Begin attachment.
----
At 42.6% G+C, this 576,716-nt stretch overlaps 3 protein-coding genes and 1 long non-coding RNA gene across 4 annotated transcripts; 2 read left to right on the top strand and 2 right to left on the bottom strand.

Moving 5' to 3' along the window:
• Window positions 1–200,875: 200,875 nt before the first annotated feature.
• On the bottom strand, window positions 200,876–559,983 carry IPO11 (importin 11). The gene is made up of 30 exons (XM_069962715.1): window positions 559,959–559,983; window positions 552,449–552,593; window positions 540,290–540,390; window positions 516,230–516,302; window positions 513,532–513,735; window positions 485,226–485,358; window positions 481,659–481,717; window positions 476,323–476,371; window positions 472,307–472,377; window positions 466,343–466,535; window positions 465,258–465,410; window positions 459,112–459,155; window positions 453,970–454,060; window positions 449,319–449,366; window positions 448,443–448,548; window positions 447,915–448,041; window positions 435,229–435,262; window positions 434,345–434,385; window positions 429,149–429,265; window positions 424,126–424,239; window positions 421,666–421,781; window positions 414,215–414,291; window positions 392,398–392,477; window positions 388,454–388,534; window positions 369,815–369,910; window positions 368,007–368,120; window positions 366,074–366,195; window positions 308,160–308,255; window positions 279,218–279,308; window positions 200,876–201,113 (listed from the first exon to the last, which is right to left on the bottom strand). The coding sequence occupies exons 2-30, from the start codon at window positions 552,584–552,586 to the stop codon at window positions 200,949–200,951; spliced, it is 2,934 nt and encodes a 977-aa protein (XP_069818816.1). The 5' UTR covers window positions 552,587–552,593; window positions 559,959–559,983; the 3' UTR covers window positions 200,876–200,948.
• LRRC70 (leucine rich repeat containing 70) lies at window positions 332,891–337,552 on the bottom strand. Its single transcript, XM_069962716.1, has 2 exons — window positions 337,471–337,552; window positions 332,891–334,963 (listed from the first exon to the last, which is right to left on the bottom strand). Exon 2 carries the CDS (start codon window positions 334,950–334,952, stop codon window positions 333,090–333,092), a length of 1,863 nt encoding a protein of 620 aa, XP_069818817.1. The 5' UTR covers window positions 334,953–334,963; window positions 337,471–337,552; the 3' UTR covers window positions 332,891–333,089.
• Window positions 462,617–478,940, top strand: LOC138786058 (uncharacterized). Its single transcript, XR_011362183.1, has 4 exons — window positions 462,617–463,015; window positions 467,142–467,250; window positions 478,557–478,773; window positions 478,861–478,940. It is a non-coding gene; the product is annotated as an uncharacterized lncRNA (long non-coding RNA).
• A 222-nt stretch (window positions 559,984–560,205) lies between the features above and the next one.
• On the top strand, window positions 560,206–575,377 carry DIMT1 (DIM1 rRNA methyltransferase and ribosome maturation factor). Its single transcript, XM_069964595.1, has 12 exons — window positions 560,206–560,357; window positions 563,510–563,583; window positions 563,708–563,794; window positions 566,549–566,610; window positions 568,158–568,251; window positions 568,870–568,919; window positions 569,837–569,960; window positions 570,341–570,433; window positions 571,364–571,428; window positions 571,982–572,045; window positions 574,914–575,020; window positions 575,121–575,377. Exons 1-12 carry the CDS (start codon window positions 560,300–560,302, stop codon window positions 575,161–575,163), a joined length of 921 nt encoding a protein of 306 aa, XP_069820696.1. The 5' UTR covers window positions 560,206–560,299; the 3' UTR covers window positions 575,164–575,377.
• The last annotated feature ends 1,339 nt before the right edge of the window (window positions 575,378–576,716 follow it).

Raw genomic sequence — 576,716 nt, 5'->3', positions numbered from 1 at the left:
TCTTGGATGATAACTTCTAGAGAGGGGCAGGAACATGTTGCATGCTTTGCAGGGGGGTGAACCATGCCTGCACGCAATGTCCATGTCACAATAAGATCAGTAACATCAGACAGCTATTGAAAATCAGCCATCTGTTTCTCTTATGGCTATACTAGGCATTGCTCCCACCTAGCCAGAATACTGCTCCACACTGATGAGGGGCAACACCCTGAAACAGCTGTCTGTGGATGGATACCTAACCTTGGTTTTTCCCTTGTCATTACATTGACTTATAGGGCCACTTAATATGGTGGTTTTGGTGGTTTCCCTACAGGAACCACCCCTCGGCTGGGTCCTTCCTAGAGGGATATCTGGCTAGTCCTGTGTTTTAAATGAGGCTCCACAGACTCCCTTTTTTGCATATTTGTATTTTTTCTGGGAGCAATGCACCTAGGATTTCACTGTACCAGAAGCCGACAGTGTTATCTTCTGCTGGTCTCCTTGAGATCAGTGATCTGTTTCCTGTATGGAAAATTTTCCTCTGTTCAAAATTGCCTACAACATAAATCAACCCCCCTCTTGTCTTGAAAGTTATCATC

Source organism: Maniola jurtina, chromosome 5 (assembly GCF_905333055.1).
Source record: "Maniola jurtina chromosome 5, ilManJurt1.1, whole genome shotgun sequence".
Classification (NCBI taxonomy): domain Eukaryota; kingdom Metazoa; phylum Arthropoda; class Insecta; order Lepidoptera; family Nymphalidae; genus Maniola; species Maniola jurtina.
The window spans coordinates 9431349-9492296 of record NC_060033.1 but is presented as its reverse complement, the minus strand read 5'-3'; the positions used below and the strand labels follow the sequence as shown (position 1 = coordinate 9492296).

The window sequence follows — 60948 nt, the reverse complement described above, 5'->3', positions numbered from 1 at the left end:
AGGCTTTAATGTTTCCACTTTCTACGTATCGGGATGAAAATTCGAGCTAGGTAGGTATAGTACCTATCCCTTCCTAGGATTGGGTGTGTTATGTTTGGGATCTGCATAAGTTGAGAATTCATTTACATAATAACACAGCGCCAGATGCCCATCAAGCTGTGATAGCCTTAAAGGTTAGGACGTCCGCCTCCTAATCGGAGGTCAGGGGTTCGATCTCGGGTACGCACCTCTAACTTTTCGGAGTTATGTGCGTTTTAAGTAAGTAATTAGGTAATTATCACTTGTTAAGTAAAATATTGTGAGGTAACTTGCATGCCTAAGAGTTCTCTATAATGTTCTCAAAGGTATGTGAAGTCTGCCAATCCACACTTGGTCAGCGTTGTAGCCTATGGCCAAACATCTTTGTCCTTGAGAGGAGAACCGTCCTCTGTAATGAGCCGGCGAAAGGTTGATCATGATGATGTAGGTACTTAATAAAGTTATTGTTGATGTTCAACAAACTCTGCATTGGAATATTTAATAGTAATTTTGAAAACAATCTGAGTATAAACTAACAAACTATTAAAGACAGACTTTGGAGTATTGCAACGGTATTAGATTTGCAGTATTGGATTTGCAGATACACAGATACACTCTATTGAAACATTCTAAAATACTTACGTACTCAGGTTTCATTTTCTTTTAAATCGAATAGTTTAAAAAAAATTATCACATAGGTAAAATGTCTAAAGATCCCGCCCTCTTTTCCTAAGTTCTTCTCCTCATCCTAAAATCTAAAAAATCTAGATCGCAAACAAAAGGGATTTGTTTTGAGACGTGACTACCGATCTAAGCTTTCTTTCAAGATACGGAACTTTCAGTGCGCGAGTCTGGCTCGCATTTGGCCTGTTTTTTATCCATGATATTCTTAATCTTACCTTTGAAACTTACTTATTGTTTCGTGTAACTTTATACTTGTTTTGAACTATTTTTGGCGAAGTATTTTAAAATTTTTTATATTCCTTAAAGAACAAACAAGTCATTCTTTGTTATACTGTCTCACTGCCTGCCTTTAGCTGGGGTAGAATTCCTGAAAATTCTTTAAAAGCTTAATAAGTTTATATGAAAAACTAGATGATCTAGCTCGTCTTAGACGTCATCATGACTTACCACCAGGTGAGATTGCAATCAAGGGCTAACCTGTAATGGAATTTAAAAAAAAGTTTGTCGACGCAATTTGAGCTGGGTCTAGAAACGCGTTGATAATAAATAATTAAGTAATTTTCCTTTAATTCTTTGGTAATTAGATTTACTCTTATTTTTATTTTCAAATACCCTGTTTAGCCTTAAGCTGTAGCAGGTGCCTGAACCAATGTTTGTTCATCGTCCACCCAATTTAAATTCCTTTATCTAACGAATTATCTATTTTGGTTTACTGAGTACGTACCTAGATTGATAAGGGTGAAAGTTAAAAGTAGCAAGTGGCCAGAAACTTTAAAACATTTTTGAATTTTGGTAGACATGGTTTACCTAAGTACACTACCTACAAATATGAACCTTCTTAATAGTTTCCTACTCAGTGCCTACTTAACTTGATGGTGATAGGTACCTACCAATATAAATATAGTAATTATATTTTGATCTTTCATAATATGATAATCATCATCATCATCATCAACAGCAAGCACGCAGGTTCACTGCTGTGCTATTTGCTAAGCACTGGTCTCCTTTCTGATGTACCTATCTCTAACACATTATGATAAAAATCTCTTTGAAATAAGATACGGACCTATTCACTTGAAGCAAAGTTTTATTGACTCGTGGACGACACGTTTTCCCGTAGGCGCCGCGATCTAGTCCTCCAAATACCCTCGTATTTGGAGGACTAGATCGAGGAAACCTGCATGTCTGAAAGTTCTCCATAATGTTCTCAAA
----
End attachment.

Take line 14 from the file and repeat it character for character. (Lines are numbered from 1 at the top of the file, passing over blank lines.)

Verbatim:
Classification (NCBI taxonomy): domain Eukaryota; kingdom Metazoa; phylum Arthropoda; class Insecta; order Lepidoptera; family Nymphalidae; genus Maniola; species Maniola jurtina.